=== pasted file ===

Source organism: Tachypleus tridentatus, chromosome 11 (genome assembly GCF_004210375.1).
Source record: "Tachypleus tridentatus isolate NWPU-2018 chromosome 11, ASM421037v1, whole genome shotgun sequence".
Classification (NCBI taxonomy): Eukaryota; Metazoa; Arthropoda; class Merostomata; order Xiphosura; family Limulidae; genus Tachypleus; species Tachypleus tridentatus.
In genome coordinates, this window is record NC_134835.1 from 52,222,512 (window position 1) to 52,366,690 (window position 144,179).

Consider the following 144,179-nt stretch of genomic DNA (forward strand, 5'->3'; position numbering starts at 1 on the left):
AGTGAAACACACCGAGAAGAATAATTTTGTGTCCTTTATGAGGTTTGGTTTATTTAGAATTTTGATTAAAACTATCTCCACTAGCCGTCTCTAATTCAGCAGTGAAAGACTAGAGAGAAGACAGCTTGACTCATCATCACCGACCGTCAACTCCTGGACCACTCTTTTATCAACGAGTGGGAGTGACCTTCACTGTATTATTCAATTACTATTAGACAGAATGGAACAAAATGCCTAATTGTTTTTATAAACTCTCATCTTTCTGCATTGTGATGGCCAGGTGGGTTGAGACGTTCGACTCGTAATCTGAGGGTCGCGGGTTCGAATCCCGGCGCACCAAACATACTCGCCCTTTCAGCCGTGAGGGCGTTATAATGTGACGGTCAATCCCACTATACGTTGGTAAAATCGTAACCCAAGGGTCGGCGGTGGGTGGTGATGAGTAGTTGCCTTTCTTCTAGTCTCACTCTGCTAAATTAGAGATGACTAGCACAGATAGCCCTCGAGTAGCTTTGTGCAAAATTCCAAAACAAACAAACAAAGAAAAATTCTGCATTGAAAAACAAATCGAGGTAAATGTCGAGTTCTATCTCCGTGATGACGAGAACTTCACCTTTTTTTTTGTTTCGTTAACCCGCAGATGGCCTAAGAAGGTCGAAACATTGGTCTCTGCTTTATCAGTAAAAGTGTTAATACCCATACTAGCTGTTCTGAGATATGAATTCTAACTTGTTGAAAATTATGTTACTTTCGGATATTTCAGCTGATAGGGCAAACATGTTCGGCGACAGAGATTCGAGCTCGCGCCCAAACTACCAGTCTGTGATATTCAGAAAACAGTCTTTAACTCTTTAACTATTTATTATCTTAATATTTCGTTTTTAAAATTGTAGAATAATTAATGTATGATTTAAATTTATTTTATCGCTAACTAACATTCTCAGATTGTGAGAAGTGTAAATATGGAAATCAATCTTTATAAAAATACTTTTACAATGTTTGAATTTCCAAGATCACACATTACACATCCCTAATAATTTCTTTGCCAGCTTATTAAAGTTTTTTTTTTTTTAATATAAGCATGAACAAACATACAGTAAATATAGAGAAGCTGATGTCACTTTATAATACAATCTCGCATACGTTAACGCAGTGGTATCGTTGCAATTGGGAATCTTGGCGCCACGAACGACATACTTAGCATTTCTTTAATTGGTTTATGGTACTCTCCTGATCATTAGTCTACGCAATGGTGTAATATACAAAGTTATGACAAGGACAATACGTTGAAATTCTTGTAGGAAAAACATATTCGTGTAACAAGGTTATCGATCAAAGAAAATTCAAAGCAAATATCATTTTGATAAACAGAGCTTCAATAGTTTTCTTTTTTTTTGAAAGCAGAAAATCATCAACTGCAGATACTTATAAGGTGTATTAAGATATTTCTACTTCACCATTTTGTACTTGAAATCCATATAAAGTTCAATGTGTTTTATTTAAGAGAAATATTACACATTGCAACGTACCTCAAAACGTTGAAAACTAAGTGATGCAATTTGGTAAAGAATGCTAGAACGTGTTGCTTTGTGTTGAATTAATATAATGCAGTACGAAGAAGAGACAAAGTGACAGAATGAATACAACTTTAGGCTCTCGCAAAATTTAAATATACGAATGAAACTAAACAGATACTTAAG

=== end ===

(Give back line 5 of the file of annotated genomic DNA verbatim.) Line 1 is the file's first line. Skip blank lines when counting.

Consider the following 144,179-nt stretch of genomic DNA (forward strand, 5'->3'; position numbering starts at 1 on the left):